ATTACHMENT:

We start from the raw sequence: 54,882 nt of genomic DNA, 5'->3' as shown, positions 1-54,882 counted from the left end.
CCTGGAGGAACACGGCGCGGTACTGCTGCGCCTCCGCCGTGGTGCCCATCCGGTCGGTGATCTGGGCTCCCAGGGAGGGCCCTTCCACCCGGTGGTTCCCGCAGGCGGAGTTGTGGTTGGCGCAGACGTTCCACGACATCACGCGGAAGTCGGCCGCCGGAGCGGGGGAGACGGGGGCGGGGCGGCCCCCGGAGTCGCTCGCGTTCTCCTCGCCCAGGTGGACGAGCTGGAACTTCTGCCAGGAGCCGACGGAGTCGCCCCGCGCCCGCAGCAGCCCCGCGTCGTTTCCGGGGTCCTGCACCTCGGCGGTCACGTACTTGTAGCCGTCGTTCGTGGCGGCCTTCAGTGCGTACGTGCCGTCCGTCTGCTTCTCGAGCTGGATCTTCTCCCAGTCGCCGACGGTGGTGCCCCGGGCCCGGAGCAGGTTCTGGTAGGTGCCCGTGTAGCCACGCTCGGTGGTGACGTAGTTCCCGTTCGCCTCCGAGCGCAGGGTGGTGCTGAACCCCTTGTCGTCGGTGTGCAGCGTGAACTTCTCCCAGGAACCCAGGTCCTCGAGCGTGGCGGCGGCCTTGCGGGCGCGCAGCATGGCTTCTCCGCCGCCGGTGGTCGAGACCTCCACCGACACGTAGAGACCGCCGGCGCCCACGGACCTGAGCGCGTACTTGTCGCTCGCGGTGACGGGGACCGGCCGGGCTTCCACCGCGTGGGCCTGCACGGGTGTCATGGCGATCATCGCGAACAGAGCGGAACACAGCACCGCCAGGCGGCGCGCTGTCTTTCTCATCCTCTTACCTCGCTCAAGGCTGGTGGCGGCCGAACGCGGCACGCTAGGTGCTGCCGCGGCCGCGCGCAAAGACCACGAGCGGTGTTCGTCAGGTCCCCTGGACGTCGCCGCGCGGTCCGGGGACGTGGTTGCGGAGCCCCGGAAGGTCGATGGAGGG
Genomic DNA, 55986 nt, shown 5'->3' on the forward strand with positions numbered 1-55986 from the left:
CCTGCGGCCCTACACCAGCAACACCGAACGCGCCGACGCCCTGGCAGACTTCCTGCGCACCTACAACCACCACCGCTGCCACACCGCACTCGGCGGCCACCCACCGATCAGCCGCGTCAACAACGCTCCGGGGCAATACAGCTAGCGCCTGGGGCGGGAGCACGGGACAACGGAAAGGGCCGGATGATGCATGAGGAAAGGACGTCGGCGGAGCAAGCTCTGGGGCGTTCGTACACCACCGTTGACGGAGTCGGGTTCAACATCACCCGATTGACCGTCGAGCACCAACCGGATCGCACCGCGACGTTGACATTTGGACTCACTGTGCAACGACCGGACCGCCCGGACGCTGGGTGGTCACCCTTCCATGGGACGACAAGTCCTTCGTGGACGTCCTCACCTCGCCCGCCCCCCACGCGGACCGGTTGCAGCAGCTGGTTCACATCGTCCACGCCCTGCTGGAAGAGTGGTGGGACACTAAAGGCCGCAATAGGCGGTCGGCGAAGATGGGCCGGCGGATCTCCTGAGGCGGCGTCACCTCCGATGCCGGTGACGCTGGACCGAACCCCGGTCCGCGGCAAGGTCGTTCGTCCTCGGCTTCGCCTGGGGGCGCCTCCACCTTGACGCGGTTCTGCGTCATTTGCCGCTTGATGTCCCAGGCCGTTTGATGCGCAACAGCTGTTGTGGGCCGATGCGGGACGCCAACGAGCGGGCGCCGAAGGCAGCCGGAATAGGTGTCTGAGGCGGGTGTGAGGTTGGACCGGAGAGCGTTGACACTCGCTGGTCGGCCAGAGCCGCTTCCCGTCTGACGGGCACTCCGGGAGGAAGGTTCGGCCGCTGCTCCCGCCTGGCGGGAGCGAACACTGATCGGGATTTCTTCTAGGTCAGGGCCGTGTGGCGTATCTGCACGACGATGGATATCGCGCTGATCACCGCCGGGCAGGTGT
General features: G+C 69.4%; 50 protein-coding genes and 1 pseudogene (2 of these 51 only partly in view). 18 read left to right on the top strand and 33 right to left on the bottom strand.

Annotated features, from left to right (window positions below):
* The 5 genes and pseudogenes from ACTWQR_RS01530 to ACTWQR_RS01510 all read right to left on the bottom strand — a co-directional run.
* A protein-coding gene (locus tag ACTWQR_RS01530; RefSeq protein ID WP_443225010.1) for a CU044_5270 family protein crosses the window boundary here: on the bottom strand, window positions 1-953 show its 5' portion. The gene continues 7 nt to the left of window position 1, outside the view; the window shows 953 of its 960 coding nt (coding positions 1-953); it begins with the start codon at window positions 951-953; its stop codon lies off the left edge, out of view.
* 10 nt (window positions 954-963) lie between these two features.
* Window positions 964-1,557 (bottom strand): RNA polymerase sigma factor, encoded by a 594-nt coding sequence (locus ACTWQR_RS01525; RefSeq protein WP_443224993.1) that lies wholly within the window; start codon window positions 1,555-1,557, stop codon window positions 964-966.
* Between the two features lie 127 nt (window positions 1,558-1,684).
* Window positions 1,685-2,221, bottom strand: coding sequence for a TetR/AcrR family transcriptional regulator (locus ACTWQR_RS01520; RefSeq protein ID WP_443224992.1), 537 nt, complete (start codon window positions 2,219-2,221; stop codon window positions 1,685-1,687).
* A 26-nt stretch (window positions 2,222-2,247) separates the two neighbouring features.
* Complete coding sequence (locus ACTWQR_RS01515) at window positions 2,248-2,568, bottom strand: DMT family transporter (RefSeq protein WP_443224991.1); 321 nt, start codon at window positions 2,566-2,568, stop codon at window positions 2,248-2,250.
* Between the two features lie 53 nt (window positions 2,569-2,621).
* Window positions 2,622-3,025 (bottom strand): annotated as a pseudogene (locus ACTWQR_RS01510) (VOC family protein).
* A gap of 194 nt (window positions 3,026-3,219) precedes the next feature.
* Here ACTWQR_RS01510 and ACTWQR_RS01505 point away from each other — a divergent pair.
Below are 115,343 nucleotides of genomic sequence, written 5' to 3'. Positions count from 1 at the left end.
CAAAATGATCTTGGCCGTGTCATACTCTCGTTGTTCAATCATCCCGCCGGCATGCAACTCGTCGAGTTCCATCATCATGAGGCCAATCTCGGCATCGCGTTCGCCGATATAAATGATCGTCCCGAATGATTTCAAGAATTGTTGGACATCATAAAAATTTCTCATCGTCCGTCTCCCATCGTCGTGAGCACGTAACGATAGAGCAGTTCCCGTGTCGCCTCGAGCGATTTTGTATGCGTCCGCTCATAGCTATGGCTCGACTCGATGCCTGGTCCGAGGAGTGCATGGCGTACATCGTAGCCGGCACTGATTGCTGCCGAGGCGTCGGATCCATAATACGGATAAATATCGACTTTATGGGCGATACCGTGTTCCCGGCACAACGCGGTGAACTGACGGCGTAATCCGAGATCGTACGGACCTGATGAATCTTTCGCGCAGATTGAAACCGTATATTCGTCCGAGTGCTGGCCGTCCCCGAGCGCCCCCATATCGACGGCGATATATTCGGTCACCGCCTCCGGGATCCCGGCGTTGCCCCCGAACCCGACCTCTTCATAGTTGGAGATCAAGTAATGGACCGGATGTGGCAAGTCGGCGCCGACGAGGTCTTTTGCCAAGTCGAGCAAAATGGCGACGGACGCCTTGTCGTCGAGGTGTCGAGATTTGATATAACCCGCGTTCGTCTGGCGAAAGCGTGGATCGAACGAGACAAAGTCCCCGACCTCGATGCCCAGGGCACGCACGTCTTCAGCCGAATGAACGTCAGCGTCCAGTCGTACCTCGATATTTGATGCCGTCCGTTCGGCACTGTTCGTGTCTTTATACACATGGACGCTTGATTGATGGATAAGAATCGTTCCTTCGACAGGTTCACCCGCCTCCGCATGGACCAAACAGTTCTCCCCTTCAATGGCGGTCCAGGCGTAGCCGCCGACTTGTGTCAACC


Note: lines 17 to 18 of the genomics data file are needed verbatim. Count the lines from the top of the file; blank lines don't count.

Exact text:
* A gap of 194 nt (window positions 3,026-3,219) precedes the next feature.
* Here ACTWQR_RS01510 and ACTWQR_RS01505 point away from each other — a divergent pair.